The hair botox treatment comes in the form of ampoules or serums and the former are said to be more effective. Why? because it uses nanotechnology (very trendy now!) that breaks things into very tiny particles, so tiny they can easily penetrate through the hair’s cuticle layers (yes, even your low porosity hair. They are the size of one billionth of a metre).
Step by Step
Preferably, this product should be applied by a professional, but it can also be done by you at home. In general terms, the product is applied on washed hair that has been clarified (remove build up), the hair botox treatment is then applied in small sections and left on for a few minutes. After this, and to finish the treatment, heat is applied (flat iron) to seal in the product in (some brands require a hair rinse before this).
A sulphate-free shampoo should be used to extend the effects of the treatment which is said to last somewhere along 10 weeks. Here is a link to Tahe Magic BX treatment video and here is a video for L’Oreal’s botox treatment.
Is it right for you?
Just to be clear, this treatment is much more intense than your regular protein treatment (yes, even the Aphogee) so you need to be sure your hair needs it. Otherwise, you may find what “hair armageddon ” means, some people have really complained about it. This hair treatment is only meant for very damaged hair with split ends, people that regularly colour their hair or use heat styling tools frequently – which I am guessing is not your case if you’re on a journey to healthy natural hair).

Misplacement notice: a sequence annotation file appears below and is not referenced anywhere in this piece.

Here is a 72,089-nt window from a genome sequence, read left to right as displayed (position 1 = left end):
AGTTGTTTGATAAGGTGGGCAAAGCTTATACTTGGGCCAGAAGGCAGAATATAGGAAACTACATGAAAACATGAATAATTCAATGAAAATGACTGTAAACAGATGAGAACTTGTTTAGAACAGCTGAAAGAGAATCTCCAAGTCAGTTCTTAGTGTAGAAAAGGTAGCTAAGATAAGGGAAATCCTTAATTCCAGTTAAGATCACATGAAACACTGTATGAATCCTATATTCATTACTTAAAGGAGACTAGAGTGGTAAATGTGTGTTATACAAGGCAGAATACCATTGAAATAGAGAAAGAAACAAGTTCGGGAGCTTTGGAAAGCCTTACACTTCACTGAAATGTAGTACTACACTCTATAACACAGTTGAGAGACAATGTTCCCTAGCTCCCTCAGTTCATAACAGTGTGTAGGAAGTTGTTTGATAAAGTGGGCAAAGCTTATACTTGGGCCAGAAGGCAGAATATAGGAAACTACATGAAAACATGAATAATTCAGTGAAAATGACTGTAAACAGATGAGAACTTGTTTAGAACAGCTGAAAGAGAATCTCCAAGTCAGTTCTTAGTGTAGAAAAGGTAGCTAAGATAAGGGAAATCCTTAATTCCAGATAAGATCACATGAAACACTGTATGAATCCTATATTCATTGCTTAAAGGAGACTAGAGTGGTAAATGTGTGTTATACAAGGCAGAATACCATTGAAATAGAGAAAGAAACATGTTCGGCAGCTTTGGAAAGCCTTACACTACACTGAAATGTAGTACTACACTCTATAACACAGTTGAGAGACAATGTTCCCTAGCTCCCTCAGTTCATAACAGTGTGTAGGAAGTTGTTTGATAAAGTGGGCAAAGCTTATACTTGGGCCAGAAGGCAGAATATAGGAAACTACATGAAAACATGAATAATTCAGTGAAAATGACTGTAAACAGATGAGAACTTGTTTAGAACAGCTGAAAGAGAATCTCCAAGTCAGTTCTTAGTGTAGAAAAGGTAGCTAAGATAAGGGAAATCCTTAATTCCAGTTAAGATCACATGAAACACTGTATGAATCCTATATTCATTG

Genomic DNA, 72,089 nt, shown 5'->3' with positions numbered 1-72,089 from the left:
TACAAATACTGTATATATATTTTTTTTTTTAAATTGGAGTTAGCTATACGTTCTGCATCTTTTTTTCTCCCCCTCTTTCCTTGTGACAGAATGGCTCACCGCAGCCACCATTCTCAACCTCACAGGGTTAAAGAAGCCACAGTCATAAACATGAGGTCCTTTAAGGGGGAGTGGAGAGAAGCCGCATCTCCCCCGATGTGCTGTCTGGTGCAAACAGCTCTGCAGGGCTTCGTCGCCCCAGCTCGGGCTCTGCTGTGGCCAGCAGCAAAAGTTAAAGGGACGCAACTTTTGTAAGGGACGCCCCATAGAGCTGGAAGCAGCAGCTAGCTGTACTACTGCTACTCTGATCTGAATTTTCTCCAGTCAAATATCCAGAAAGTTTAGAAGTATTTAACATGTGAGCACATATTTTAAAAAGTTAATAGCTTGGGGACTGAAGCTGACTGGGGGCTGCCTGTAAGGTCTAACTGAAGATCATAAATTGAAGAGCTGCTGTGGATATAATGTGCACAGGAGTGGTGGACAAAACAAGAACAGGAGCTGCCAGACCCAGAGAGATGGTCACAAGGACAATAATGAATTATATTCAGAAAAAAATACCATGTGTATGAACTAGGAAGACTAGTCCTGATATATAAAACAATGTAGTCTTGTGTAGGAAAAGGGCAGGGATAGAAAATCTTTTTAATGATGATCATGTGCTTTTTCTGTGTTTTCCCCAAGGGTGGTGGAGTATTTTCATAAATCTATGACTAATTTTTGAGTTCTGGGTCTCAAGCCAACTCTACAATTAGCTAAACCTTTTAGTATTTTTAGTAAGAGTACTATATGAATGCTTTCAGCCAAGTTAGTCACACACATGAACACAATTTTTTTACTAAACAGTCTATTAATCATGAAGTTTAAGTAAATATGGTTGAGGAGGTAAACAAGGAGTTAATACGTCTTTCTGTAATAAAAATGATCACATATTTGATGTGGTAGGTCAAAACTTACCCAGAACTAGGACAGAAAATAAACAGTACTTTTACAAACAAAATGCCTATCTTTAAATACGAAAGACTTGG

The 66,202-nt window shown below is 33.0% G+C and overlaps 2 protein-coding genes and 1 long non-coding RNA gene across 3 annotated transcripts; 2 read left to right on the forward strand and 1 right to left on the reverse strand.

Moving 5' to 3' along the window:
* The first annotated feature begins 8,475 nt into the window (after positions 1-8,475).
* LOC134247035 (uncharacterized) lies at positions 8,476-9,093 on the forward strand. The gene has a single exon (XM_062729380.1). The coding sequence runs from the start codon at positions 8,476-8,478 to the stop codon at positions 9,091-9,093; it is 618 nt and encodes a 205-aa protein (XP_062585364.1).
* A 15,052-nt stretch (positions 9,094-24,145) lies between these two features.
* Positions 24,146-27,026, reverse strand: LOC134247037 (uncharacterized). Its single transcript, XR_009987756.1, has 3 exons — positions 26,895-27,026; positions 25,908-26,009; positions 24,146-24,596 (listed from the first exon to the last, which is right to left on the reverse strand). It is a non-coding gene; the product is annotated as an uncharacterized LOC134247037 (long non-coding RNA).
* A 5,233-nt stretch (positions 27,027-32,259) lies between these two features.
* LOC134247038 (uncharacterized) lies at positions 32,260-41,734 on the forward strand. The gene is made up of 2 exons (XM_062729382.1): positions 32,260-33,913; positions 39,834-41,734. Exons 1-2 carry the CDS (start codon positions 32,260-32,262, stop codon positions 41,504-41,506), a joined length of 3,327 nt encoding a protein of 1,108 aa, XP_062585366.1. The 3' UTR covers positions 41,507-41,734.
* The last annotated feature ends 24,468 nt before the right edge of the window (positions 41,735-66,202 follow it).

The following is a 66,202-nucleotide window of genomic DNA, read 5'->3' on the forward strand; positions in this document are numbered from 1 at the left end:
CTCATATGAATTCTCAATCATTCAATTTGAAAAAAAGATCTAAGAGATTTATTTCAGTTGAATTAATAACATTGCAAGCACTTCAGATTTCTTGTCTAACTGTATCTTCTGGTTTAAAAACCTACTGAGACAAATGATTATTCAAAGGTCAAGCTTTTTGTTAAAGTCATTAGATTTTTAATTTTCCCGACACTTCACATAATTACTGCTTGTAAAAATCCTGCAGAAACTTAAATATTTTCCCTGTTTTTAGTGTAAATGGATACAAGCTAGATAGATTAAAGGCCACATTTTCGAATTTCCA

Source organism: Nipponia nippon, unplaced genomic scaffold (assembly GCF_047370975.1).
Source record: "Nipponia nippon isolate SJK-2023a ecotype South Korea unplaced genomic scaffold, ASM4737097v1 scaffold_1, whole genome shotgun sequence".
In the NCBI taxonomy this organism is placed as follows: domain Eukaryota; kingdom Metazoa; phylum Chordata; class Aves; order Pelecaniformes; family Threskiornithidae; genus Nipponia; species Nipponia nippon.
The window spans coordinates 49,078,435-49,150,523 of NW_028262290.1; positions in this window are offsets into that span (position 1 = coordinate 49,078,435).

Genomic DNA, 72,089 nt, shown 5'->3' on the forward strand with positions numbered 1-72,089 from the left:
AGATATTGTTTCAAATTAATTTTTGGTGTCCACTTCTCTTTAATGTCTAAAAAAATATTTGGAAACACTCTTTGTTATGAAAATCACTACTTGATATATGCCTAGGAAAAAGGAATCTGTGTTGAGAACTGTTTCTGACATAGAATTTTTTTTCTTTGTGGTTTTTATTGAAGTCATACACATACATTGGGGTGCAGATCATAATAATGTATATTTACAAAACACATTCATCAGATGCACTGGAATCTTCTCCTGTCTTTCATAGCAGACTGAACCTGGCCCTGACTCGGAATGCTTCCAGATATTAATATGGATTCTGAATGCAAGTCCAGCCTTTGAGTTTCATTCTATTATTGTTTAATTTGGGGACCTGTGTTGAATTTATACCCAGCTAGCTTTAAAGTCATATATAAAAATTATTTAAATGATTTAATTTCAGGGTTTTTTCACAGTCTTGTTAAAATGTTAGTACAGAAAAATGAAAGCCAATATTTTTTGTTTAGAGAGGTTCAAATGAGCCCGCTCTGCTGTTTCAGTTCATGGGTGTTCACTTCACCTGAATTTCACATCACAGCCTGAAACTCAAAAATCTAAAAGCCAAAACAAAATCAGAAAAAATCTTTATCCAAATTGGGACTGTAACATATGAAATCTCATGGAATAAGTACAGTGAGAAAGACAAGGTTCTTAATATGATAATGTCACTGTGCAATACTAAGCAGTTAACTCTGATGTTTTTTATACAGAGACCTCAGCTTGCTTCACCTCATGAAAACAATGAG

Yes, it is a treatment that can be used for every hair type, even naturally curly hair. However, if you are on your natural hair journey and don’t engage in damaging behaviours such as the ones I mentioned previously, you most probably don’t need this treatment.
Furthermore, from reading instructions for use, this treatment seems to have chemical ingredients that will permanently alter your hair structure, meaning make you lose your curls even though results are said to last around 10 weeks (remember the keratin treatments? It was I completely blew my hair). I know this may sound alarmist, but when it comes to my curls I’m super protective and I know you are too. 😉
A hair botox treatment I read required a well-ventilated room because of strong fumes (maybe from formaldehyde) and another cautioned users to stay away from ignitions sources. To me, this rings alarm bells. Plus, the use of a flat iron to seal in the product resembles keratin treatments that will definitely alter the shape and structure of curly hair.
Although some say hair botox do not change the shape of hair because they are natural, people have the opposite effect and have seen their curly hair become straight permanently. My advice, if you really want to use this treatment, is for you to be cautious, very cautious. Make sure you know what ingredients are in the product you buy.
If you’ve used hair botox treatments on your curly hair please share your experience here on the blog, leave a comment. Even though your experience is unique since all hairs have different “hairprints”, I’d love to know how it went for you and maybe we can help other readers.
Have you used hair botox treatments or would you? Why?